on 26 April 2014
When cloud technologies go beyond the hype, they can be very interesting. I have spent some time looking and evaluating different stacks and cloud providers. Amazon's AWS is certainly the 800 pound gorilla of Cloud offerings. I had high expectations for a book with a title like
“Resilience and Reliability on AWS”. If you have an UNIX administration and architecture background “Resilience and Reliability' is specially what your looking for (and evaluating) in cloud offerings.
Let's start by the good part. This little book (<150 pages) is a will give you a good overview of the many components of Amazon's cloud setup. Some information about FOSS projects is useful outside of AWS.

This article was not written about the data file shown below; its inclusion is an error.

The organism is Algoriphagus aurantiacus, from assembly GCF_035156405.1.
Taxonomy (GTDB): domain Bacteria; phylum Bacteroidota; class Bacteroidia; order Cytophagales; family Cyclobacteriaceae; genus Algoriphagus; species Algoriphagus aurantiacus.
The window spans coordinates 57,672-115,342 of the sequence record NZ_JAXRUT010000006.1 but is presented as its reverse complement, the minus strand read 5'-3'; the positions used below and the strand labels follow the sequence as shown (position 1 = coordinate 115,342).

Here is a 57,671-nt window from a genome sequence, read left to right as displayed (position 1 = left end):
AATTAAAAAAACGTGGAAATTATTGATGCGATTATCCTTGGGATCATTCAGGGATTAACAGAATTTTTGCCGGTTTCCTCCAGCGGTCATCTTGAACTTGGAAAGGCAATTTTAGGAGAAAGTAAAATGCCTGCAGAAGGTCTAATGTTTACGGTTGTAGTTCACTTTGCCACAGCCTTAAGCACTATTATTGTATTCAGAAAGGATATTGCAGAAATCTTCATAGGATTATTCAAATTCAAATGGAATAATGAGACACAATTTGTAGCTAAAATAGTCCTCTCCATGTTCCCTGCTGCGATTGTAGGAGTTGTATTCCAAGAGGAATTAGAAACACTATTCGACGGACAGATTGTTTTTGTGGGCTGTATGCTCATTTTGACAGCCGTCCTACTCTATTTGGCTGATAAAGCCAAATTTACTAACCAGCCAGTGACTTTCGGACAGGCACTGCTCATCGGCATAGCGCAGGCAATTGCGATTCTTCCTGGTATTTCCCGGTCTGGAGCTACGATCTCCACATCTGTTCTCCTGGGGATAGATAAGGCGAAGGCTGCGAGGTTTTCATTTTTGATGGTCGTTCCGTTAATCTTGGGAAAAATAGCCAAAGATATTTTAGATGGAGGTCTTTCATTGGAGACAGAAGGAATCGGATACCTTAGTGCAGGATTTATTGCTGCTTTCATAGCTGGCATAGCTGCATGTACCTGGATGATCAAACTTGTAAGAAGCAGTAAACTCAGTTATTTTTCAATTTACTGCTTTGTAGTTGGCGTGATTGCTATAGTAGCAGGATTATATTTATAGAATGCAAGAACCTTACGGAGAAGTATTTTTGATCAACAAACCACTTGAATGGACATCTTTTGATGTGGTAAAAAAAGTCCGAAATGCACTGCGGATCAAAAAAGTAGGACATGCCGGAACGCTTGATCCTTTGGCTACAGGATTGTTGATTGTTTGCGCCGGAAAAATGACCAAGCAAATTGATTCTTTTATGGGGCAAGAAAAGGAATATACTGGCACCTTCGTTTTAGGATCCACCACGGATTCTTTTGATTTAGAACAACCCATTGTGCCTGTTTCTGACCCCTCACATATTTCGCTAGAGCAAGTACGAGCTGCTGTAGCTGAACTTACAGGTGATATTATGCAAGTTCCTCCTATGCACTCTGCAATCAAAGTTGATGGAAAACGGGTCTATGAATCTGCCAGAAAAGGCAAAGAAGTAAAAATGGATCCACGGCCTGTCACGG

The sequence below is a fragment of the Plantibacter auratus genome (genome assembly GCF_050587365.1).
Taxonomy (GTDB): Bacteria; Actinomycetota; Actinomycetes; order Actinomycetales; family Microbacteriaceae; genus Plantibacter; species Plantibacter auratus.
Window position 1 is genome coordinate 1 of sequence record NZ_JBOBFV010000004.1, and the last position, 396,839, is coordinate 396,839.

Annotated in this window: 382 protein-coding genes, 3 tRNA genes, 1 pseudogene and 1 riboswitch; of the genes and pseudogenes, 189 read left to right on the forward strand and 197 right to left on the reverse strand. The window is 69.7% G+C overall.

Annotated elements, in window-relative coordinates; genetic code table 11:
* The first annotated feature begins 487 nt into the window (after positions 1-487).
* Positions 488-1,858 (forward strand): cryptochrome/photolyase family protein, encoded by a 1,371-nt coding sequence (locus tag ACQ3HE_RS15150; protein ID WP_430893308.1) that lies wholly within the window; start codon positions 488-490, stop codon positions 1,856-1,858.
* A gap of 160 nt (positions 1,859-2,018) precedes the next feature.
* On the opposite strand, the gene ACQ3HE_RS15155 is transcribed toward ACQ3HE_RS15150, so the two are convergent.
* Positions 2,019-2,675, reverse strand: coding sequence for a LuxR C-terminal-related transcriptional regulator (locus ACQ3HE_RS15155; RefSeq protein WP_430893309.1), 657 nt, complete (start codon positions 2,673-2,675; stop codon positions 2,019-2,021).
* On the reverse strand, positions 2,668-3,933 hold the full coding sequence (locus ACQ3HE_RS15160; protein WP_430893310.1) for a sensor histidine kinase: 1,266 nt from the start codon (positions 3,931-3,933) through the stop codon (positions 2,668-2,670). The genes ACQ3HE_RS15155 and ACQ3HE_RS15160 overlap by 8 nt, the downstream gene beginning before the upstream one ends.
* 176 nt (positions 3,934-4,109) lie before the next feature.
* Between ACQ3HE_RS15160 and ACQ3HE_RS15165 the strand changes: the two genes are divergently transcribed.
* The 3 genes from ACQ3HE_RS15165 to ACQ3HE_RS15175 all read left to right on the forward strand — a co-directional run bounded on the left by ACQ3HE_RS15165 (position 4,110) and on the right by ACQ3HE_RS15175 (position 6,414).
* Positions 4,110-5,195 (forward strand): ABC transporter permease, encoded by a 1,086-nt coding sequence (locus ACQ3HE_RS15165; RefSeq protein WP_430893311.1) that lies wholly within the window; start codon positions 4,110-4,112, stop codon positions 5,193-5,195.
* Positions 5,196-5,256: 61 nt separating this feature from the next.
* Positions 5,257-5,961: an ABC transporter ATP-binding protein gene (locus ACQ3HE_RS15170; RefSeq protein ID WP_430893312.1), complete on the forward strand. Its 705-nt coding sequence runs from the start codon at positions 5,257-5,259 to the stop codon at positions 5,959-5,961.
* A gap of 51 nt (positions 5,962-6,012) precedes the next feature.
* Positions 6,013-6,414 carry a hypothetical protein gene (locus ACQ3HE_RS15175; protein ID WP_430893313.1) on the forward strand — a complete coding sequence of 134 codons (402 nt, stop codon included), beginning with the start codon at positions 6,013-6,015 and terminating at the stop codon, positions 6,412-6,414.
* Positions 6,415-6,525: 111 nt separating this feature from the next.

The bad is that while there are some tips and nice ad-hoc examples about Resilience and Reliability, this is by far not the subject of the book. You get the feeling the authors know about the principles of good and stable engineering and administration, but as a reader you don't benefit from their experience. You'll be a witness of their success histories, but you'll will not learn about the basic principles.
Besides the bad, there is also the terrible. Maybe half the pages are filled with terribly formated code. Pages and pages of white space sensitive Python without syntax colouring and bad formatting is too much for a Perl guy :). There are other ways to deliver code in 2013 (publishing year). IT moves fast and cloud offering change all the time. Printed code tied to a service will be dead even before... well, it should be useless by now.
I would not recommend if you want to learn about Resilience and Reliability. Maybe a third could be useful as an introduction to AWS, but you may get better results by reading the docs or the upstream howto's.